Overall, alpacas are healthy creatures. Keep them safe, and many alpacas will never have to see a veterinarian. However, we have had the occasional dystocia, broken leg or some other issue that needed to be addressed. The difficult part about many alpaca vets is that they are few and far between. Not many vets have had the opportunity to work with camelids. Plus, many are scared of the market price - especially compared to a sheep - and would rather not take on the liability. We do try to reassure the vets we work with that we have confidence in their abilities and are willing to work with them. In order to help all of us, we have purchased several books for our vets, including the alpaca field manual and a surgical guide for camelids.
Talk to your veterinarian prior to purchasing or receiving your alpacas. Request an appointment and spend time discussing with the doctor your interest and plans.
Do not try to impress your vet with your knowledge. While most vets do not have the time to take a lot of classes specific to alpacas only, they are trained in the fundamentals of medicine and surgery that make it possible to work on alpacas. Most vets are willing to learn. Care of your herd should be shared knowledge and a shared learning experience.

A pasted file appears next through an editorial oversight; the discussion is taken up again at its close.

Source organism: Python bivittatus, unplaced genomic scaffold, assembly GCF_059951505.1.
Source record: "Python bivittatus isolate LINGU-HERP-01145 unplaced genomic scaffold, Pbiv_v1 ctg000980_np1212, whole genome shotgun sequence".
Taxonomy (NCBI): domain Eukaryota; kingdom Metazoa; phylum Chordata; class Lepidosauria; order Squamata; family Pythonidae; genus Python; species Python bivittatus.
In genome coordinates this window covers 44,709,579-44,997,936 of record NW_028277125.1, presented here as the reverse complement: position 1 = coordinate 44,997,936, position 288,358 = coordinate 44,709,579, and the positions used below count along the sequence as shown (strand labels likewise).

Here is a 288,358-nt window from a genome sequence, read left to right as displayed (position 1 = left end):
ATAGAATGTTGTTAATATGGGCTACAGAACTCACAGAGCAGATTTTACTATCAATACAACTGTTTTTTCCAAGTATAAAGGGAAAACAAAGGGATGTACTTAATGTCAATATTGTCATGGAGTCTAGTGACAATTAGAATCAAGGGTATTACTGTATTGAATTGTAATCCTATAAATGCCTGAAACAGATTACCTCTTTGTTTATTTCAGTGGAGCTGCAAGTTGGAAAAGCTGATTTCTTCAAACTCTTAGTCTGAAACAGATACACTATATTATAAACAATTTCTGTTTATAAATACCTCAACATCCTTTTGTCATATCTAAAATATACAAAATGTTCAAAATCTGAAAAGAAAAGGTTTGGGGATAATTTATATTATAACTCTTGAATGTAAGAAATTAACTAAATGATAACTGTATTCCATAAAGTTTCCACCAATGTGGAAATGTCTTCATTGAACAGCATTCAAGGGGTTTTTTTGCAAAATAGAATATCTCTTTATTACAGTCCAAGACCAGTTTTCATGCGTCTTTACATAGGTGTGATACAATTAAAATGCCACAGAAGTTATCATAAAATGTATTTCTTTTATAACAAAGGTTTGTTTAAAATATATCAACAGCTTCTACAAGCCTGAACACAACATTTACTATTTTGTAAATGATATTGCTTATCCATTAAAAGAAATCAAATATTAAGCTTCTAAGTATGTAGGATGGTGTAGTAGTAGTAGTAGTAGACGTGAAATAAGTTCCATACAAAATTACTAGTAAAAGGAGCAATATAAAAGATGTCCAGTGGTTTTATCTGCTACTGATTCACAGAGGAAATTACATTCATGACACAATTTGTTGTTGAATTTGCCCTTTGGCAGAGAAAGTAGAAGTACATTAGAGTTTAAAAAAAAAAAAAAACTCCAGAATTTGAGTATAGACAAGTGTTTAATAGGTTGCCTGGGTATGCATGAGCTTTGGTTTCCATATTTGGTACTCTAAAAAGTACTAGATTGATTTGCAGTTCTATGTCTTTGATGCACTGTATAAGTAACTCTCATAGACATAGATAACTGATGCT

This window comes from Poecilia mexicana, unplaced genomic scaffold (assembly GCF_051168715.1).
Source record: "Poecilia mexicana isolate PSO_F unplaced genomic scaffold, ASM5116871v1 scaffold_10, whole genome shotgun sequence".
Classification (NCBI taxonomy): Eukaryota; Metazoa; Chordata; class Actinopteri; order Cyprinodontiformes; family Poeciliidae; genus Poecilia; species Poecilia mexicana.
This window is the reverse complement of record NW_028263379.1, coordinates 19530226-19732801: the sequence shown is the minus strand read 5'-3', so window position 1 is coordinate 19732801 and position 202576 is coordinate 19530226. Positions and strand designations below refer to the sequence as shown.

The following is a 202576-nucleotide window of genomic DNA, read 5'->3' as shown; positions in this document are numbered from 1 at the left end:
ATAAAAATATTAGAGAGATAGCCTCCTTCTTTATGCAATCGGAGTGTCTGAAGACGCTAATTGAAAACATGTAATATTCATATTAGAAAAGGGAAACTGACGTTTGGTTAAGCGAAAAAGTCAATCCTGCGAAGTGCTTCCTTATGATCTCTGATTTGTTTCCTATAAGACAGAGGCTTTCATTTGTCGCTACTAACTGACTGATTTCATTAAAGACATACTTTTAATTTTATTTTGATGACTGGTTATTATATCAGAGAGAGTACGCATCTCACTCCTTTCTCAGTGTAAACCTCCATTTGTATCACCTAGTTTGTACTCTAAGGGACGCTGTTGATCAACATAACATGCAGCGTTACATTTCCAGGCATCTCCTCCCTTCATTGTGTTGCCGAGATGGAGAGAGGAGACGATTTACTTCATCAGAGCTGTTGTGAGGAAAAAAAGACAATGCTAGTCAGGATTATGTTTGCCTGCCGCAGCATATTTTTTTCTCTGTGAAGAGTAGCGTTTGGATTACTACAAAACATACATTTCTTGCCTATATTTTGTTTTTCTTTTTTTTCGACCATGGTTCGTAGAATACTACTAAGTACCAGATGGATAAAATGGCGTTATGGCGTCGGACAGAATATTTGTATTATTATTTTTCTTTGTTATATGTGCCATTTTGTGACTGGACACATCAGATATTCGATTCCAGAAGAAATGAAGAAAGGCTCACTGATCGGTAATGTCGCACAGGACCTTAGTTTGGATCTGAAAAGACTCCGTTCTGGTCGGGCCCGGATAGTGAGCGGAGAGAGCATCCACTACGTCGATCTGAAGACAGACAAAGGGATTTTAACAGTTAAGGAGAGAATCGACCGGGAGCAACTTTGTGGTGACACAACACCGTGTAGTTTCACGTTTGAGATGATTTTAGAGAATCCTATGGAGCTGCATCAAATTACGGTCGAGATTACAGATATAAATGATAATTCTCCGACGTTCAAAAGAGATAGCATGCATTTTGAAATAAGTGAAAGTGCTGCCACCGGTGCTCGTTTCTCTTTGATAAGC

Reasons to call you vet:
- Prolonged (days) anorexia (inability or refusal to eat) or has rancid breath
- Failure to void feces or urine for more than 12 hours.
- Any alpaca that can not rise.
- Any alpaca with seizures.
- Any alpaca with difficulty breathing (rapid, noisy, labored)
- A body temperature (rectal) elevated above 104 degrees F
- Any sever hemorrhage.
- A swollen muzzle (can compromise airway)
- Any obvious deformity of limb(s).
- Any female that lies on sides or bleeds after birthing.
- Females that retain placenta more than 6 hours after birthing.
Mother has no milk.
- New born cria that can not stand after 2 hours.